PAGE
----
Helpmann highs and lows

This week saw the presentation of 43 Helpmann Awards in honour of the most outstanding live performances in Australia in the past year, two of which I found particularly notable.

Best Male Actor in a Play: Colin Friels – “Death of a Salesman” (Belvoir)

How wonderful it is to see recognition of the performances within productions of classic texts such as “Death of a Salesman”. I’ve only seen an Edinburgh Fringe production of Arthur Miller’s masterpiece and I long to see it staged in Brisbane, such is my affection for the story of Willy Loman’s rapture for and betrayal by The American Dream. Despite the humility of the Close Up Theatre production, fortunately, its reality did not transcend the work’s place in the theatrical cannon as the greatest play of the 20th century. So much more than the story of a salesman, this is like Gatsby for the everyman and an essential examination of the nature of Aristotelian tragedy in a modern context. Indeed, the poignancy and honesty of the story of the disintegration of Willy Loman’s world when he is made redundant resonates now as much as ever.

Colin Friels can certainly act. He showed this in the Queensland Theatre Company’s “Red” earlier this year when he effortless took the audience on a physical and emotional interpretation of volatile, self-absorbed American painter Mark Rothko’s journey working on his series of artworks for The Four Seasons restaurant. Unfortunately, Friels was not as well-served by the show’s production elements as he could have been. The authentic set was impressive, but could have been used more effectively and though the script contained many thought-provoking monologues of Rothko’s passionate intellectualism, they were overwritten almost to the point of drowning the story in their verbosity.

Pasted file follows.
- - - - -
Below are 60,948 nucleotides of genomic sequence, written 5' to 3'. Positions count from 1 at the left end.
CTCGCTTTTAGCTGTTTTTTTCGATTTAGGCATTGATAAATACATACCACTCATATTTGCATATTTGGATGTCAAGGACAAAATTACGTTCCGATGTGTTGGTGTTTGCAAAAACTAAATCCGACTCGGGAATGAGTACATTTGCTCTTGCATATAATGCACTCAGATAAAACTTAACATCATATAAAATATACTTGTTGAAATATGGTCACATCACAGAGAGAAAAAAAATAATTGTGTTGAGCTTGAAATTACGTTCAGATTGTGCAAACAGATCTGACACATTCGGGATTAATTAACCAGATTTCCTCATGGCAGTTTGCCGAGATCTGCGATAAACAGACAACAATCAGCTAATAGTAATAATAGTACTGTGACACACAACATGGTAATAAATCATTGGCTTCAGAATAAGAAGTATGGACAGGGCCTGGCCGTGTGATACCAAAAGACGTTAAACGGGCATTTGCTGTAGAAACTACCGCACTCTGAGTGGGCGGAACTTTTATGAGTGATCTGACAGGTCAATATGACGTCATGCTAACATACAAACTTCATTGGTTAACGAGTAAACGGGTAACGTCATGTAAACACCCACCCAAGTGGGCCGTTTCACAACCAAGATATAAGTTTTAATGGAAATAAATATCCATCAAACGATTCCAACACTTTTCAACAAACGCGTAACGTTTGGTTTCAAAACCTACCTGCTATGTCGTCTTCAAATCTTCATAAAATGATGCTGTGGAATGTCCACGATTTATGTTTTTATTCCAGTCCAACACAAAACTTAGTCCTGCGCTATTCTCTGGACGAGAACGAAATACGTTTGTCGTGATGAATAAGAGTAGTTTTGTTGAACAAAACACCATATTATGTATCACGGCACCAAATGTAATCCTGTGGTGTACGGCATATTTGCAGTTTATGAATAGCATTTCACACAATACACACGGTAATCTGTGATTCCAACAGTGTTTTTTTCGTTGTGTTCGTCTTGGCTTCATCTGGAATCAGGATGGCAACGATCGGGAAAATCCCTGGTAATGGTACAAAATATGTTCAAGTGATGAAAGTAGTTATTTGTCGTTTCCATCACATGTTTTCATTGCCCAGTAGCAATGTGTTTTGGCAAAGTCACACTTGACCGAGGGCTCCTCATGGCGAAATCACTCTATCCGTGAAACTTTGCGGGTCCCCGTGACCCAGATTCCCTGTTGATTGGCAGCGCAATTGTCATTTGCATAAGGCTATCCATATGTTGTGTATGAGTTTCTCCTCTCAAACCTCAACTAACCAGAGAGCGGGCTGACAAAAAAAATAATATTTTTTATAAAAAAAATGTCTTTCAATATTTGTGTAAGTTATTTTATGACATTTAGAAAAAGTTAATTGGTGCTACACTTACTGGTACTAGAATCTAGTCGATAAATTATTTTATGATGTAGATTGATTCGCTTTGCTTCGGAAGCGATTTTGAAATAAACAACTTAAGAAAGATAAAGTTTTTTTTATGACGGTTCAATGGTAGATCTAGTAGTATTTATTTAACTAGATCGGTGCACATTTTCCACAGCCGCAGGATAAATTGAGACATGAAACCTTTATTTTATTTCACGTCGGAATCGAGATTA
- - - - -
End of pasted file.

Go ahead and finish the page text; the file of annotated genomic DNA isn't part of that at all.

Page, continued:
Best Musical: “Legally Blonde – The Musical”

Am I the only person not tickled pink about this? Because when it comes to “Legally Blonde  – The Musical”, I just don’t get it. Yes, it is superficially colourful and camp but is that enough? Since I first became acquainted with the stage Elle Woods in the UK, to me, the answer has been no. Hyperactivity alone does not create a wow factor and comparative to other tightly choreographed shows, it lacks the triumph of a high profile show.


Leave a Reply

Fill in your details below or click an icon to log in: Logo

You are commenting using your account. Log Out /  Change )

Google photo

You are commenting using your Google account. Log Out /  Change )

Twitter picture

You are commenting using your Twitter account. Log Out /  Change )

Facebook photo

You are commenting using your Facebook account. Log Out /  Change )

Connecting to %s